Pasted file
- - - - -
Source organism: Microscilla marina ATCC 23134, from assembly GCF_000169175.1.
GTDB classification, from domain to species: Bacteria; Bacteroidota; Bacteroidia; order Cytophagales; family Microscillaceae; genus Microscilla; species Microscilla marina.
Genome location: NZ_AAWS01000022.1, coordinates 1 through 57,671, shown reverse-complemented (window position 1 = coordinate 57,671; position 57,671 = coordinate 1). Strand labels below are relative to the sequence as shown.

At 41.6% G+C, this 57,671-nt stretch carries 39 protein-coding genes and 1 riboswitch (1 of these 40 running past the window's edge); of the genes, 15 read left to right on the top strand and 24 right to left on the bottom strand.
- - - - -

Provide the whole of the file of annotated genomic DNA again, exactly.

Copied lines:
Source organism: Microscilla marina ATCC 23134, from assembly GCF_000169175.1.
GTDB classification, from domain to species: Bacteria; Bacteroidota; Bacteroidia; order Cytophagales; family Microscillaceae; genus Microscilla; species Microscilla marina.
Genome location: NZ_AAWS01000022.1, coordinates 1 through 57,671, shown reverse-complemented (window position 1 = coordinate 57,671; position 57,671 = coordinate 1). Strand labels below are relative to the sequence as shown.

At 41.6% G+C, this 57,671-nt stretch carries 39 protein-coding genes and 1 riboswitch (1 of these 40 running past the window's edge); of the genes, 15 read left to right on the top strand and 24 right to left on the bottom strand.